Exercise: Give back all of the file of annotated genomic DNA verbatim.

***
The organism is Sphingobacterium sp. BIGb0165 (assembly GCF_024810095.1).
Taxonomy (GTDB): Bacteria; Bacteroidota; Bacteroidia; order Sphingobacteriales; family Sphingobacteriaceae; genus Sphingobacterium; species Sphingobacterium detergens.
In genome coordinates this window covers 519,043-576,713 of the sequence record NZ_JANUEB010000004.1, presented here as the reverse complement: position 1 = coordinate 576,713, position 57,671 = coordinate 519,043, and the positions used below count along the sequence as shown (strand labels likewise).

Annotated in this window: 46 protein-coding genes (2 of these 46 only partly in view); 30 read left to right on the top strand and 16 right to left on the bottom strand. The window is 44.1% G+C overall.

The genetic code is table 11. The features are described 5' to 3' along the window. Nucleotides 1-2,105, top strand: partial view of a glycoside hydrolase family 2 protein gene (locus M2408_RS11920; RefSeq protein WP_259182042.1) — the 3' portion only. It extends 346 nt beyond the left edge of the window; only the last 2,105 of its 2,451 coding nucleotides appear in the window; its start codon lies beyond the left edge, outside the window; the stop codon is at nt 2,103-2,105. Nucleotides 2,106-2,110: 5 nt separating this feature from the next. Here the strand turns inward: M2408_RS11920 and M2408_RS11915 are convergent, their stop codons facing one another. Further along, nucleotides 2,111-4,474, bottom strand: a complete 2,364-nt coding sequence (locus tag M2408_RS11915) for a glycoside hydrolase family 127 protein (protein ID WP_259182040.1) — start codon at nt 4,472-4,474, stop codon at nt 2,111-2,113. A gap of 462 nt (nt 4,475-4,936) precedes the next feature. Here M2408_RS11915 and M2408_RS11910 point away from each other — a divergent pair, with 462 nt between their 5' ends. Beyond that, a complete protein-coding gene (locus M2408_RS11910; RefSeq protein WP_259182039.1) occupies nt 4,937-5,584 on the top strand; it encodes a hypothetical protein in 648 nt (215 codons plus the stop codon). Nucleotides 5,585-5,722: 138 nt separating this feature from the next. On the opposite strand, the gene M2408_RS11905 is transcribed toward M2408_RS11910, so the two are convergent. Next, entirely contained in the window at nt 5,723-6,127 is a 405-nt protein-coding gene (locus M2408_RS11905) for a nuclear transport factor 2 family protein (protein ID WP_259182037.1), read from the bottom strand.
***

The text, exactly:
The organism is Sphingobacterium sp. BIGb0165 (assembly GCF_024810095.1).
Taxonomy (GTDB): Bacteria; Bacteroidota; Bacteroidia; order Sphingobacteriales; family Sphingobacteriaceae; genus Sphingobacterium; species Sphingobacterium detergens.
In genome coordinates this window covers 519,043-576,713 of the sequence record NZ_JANUEB010000004.1, presented here as the reverse complement: position 1 = coordinate 576,713, position 57,671 = coordinate 519,043, and the positions used below count along the sequence as shown (strand labels likewise).

Annotated in this window: 46 protein-coding genes (2 of these 46 only partly in view); 30 read left to right on the top strand and 16 right to left on the bottom strand. The window is 44.1% G+C overall.

The genetic code is table 11. The features are described 5' to 3' along the window. Nucleotides 1-2,105, top strand: partial view of a glycoside hydrolase family 2 protein gene (locus M2408_RS11920; RefSeq protein WP_259182042.1) — the 3' portion only. It extends 346 nt beyond the left edge of the window; only the last 2,105 of its 2,451 coding nucleotides appear in the window; its start codon lies beyond the left edge, outside the window; the stop codon is at nt 2,103-2,105. Nucleotides 2,106-2,110: 5 nt separating this feature from the next. Here the strand turns inward: M2408_RS11920 and M2408_RS11915 are convergent, their stop codons facing one another. Further along, nucleotides 2,111-4,474, bottom strand: a complete 2,364-nt coding sequence (locus tag M2408_RS11915) for a glycoside hydrolase family 127 protein (protein ID WP_259182040.1) — start codon at nt 4,472-4,474, stop codon at nt 2,111-2,113. A gap of 462 nt (nt 4,475-4,936) precedes the next feature. Here M2408_RS11915 and M2408_RS11910 point away from each other — a divergent pair, with 462 nt between their 5' ends. Beyond that, a complete protein-coding gene (locus M2408_RS11910; RefSeq protein WP_259182039.1) occupies nt 4,937-5,584 on the top strand; it encodes a hypothetical protein in 648 nt (215 codons plus the stop codon). Nucleotides 5,585-5,722: 138 nt separating this feature from the next. On the opposite strand, the gene M2408_RS11905 is transcribed toward M2408_RS11910, so the two are convergent. Next, entirely contained in the window at nt 5,723-6,127 is a 405-nt protein-coding gene (locus M2408_RS11905) for a nuclear transport factor 2 family protein (protein ID WP_259182037.1), read from the bottom strand.